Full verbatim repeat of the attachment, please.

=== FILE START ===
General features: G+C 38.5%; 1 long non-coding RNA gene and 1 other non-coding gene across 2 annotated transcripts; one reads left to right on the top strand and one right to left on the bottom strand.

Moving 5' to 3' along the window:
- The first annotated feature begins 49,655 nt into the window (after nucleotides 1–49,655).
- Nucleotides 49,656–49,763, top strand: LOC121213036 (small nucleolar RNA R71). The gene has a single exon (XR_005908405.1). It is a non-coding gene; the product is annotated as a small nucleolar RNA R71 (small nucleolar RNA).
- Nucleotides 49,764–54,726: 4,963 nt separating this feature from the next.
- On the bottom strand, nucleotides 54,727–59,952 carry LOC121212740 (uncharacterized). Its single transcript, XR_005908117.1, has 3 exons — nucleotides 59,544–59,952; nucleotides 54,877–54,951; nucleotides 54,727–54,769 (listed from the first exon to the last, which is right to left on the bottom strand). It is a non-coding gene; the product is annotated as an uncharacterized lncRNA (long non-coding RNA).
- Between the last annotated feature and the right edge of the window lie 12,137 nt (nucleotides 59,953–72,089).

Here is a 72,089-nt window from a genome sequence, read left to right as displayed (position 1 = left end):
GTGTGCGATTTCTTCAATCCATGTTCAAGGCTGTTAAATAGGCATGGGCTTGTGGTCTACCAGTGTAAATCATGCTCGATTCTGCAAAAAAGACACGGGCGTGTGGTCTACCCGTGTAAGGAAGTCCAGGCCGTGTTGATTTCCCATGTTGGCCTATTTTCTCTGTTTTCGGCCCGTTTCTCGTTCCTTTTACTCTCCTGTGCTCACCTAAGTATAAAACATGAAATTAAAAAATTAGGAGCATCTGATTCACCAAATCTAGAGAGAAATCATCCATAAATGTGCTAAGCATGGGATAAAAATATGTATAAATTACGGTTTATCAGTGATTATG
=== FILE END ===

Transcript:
General features: G+C 38.5%; 1 long non-coding RNA gene and 1 other non-coding gene across 2 annotated transcripts; one reads left to right on the top strand and one right to left on the bottom strand.

Moving 5' to 3' along the window:
- The first annotated feature begins 49,655 nt into the window (after nucleotides 1–49,655).
- Nucleotides 49,656–49,763, top strand: LOC121213036 (small nucleolar RNA R71). The gene has a single exon (XR_005908405.1). It is a non-coding gene; the product is annotated as a small nucleolar RNA R71 (small nucleolar RNA).
- Nucleotides 49,764–54,726: 4,963 nt separating this feature from the next.
- On the bottom strand, nucleotides 54,727–59,952 carry LOC121212740 (uncharacterized). Its single transcript, XR_005908117.1, has 3 exons — nucleotides 59,544–59,952; nucleotides 54,877–54,951; nucleotides 54,727–54,769 (listed from the first exon to the last, which is right to left on the bottom strand). It is a non-coding gene; the product is annotated as an uncharacterized lncRNA (long non-coding RNA).
- Between the last annotated feature and the right edge of the window lie 12,137 nt (nucleotides 59,953–72,089).

Here is a 72,089-nt window from a genome sequence, read left to right as displayed (position 1 = left end):
GTGTGCGATTTCTTCAATCCATGTTCAAGGCTGTTAAATAGGCATGGGCTTGTGGTCTACCAGTGTAAATCATGCTCGATTCTGCAAAAAAGACACGGGCGTGTGGTCTACCCGTGTAAGGAAGTCCAGGCCGTGTTGATTTCCCATGTTGGCCTATTTTCTCTGTTTTCGGCCCGTTTCTCGTTCCTTTTACTCTCCTGTGCTCACCTAAGTATAAAACATGAAATTAAAAAATTAGGAGCATCTGATTCACCAAATCTAGAGAGAAATCATCCATAAATGTGCTAAGCATGGGATAAAAATATGTATAAATTACGGTTTATCAGTGATTATG